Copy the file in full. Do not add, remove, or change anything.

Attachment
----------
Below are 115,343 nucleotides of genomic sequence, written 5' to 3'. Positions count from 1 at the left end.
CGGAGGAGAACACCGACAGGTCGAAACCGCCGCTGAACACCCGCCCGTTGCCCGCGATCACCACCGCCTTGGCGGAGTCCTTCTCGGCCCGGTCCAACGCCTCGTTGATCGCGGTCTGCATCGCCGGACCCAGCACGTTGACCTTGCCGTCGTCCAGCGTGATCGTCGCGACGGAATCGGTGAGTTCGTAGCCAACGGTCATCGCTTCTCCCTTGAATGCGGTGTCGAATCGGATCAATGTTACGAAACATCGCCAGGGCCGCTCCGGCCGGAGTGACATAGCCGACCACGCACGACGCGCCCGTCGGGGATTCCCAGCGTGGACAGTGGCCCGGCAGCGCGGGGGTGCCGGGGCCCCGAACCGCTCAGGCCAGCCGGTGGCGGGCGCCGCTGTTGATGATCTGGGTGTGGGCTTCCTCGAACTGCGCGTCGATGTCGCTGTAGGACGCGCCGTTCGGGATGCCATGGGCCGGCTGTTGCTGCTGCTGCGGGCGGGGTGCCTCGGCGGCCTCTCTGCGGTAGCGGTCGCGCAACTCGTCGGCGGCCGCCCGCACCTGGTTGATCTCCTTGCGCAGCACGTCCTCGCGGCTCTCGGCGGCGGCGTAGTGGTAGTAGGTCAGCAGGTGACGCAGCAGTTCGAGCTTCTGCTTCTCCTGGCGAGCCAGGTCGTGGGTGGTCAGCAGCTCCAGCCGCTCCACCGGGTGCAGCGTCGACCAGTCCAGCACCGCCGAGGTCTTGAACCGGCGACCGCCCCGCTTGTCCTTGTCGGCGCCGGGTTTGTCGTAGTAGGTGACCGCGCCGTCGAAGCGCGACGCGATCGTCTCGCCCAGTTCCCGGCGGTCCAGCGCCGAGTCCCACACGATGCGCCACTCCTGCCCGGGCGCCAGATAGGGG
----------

Below are 115,343 nucleotides of genomic sequence, written 5' to 3'. Positions count from 1 at the left end.
CGGAGGAGAACACCGACAGGTCGAAACCGCCGCTGAACACCCGCCCGTTGCCCGCGATCACCACCGCCTTGGCGGAGTCCTTCTCGGCCCGGTCCAACGCCTCGTTGATCGCGGTCTGCATCGCCGGACCCAGCACGTTGACCTTGCCGTCGTCCAGCGTGATCGTCGCGACGGAATCGGTGAGTTCGTAGCCAACGGTCATCGCTTCTCCCTTGAATGCGGTGTCGAATCGGATCAATGTTACGAAACATCGCCAGGGCCGCTCCGGCCGGAGTGACATAGCCGACCACGCACGACGCGCCCGTCGGGGATTCCCAGCGTGGACAGTGGCCCGGCAGCGCGGGGGTGCCGGGGCCCCGAACCGCTCAGGCCAGCCGGTGGCGGGCGCCGCTGTTGATGATCTGGGTGTGGGCTTCCTCGAACTGCGCGTCGATGTCGCTGTAGGACGCGCCGTTCGGGATGCCATGGGCCGGCTGTTGCTGCTGCTGCGGGCGGGGTGCCTCGGCGGCCTCTCTGCGGTAGCGGTCGCGCAACTCGTCGGCGGCCGCCCGCACCTGGTTGATCTCCTTGCGCAGCACGTCCTCGCGGCTCTCGGCGGCGGCGTAGTGGTAGTAGGTCAGCAGGTGACGCAGCAGTTCGAGCTTCTGCTTCTCCTGGCGAGCCAGGTCGTGGGTGGTCAGCAGCTCCAGCCGCTCCACCGGGTGCAGCGTCGACCAGTCCAGCACCGCCGAGGTCTTGAACCGGCGACCGCCCCGCTTGTCCTTGTCGGCGCCGGGTTTGTCGTAGTAGGTGACCGCGCCGTCGAAGCGCGACGCGATCGTCTCGCCCAGTTCCCGGCGGTCCAGCGCCGAGTCCCACACGATGCGCCACTCCTGCCCGGGCGCCAGATAGGGG